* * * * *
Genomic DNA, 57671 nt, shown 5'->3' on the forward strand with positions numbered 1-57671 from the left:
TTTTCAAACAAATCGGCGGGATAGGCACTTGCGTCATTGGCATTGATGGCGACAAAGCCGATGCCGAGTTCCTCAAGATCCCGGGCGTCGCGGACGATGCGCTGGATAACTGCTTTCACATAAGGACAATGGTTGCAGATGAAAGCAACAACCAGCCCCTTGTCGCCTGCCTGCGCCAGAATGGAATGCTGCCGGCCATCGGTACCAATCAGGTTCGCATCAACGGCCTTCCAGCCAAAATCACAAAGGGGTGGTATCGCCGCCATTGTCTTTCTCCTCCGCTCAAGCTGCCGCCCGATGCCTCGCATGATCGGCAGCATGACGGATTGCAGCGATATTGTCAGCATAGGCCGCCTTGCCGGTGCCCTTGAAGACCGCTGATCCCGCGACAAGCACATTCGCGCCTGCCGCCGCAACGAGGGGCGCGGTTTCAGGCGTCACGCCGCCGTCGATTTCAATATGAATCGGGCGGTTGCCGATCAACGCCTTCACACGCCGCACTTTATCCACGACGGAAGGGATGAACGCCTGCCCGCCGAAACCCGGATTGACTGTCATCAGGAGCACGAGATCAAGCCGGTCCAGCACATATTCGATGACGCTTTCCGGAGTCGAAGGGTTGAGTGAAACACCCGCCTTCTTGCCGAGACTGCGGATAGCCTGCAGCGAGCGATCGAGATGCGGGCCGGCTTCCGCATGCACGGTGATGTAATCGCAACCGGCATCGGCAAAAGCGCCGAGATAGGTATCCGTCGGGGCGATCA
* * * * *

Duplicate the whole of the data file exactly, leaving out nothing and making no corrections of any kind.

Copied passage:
Genomic DNA, 57671 nt, shown 5'->3' on the forward strand with positions numbered 1-57671 from the left:
TTTTCAAACAAATCGGCGGGATAGGCACTTGCGTCATTGGCATTGATGGCGACAAAGCCGATGCCGAGTTCCTCAAGATCCCGGGCGTCGCGGACGATGCGCTGGATAACTGCTTTCACATAAGGACAATGGTTGCAGATGAAAGCAACAACCAGCCCCTTGTCGCCTGCCTGCGCCAGAATGGAATGCTGCCGGCCATCGGTACCAATCAGGTTCGCATCAACGGCCTTCCAGCCAAAATCACAAAGGGGTGGTATCGCCGCCATTGTCTTTCTCCTCCGCTCAAGCTGCCGCCCGATGCCTCGCATGATCGGCAGCATGACGGATTGCAGCGATATTGTCAGCATAGGCCGCCTTGCCGGTGCCCTTGAAGACCGCTGATCCCGCGACAAGCACATTCGCGCCTGCCGCCGCAACGAGGGGCGCGGTTTCAGGCGTCACGCCGCCGTCGATTTCAATATGAATCGGGCGGTTGCCGATCAACGCCTTCACACGCCGCACTTTATCCACGACGGAAGGGATGAACGCCTGCCCGCCGAAACCCGGATTGACTGTCATCAGGAGCACGAGATCAAGCCGGTCCAGCACATATTCGATGACGCTTTCCGGAGTCGAAGGGTTGAGTGAAACACCCGCCTTCTTGCCGAGACTGCGGATAGCCTGCAGCGAGCGATCGAGATGCGGGCCGGCTTCCGCATGCACGGTGATGTAATCGCAACCGGCATCGGCAAAAGCGCCGAGATAGGTATCCGTCGGGGCGATCA